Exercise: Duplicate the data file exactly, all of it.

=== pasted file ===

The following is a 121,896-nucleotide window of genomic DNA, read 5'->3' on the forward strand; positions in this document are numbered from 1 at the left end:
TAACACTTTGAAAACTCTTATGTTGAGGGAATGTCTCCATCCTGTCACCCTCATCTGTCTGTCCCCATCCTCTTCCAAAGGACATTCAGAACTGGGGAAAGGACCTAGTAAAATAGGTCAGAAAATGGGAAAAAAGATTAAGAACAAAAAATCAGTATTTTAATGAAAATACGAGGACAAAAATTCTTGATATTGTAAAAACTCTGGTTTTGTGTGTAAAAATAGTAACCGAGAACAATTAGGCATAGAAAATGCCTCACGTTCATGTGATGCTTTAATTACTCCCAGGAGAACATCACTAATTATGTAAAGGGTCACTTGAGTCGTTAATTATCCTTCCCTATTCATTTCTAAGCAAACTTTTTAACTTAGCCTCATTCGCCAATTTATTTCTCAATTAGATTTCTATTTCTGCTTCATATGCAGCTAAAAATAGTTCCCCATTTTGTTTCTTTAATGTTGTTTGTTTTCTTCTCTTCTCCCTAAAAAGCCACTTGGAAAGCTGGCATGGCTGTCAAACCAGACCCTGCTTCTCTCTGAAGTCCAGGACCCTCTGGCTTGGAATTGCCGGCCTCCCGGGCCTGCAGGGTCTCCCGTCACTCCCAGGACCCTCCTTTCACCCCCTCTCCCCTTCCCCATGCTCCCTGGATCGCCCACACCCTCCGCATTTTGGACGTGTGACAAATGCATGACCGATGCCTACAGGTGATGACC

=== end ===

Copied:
The following is a 121,896-nucleotide window of genomic DNA, read 5'->3' on the forward strand; positions in this document are numbered from 1 at the left end:
TAACACTTTGAAAACTCTTATGTTGAGGGAATGTCTCCATCCTGTCACCCTCATCTGTCTGTCCCCATCCTCTTCCAAAGGACATTCAGAACTGGGGAAAGGACCTAGTAAAATAGGTCAGAAAATGGGAAAAAAGATTAAGAACAAAAAATCAGTATTTTAATGAAAATACGAGGACAAAAATTCTTGATATTGTAAAAACTCTGGTTTTGTGTGTAAAAATAGTAACCGAGAACAATTAGGCATAGAAAATGCCTCACGTTCATGTGATGCTTTAATTACTCCCAGGAGAACATCACTAATTATGTAAAGGGTCACTTGAGTCGTTAATTATCCTTCCCTATTCATTTCTAAGCAAACTTTTTAACTTAGCCTCATTCGCCAATTTATTTCTCAATTAGATTTCTATTTCTGCTTCATATGCAGCTAAAAATAGTTCCCCATTTTGTTTCTTTAATGTTGTTTGTTTTCTTCTCTTCTCCCTAAAAAGCCACTTGGAAAGCTGGCATGGCTGTCAAACCAGACCCTGCTTCTCTCTGAAGTCCAGGACCCTCTGGCTTGGAATTGCCGGCCTCCCGGGCCTGCAGGGTCTCCCGTCACTCCCAGGACCCTCCTTTCACCCCCTCTCCCCTTCCCCATGCTCCCTGGATCGCCCACACCCTCCGCATTTTGGACGTGTGACAAATGCATGACCGATGCCTACAGGTGATGACC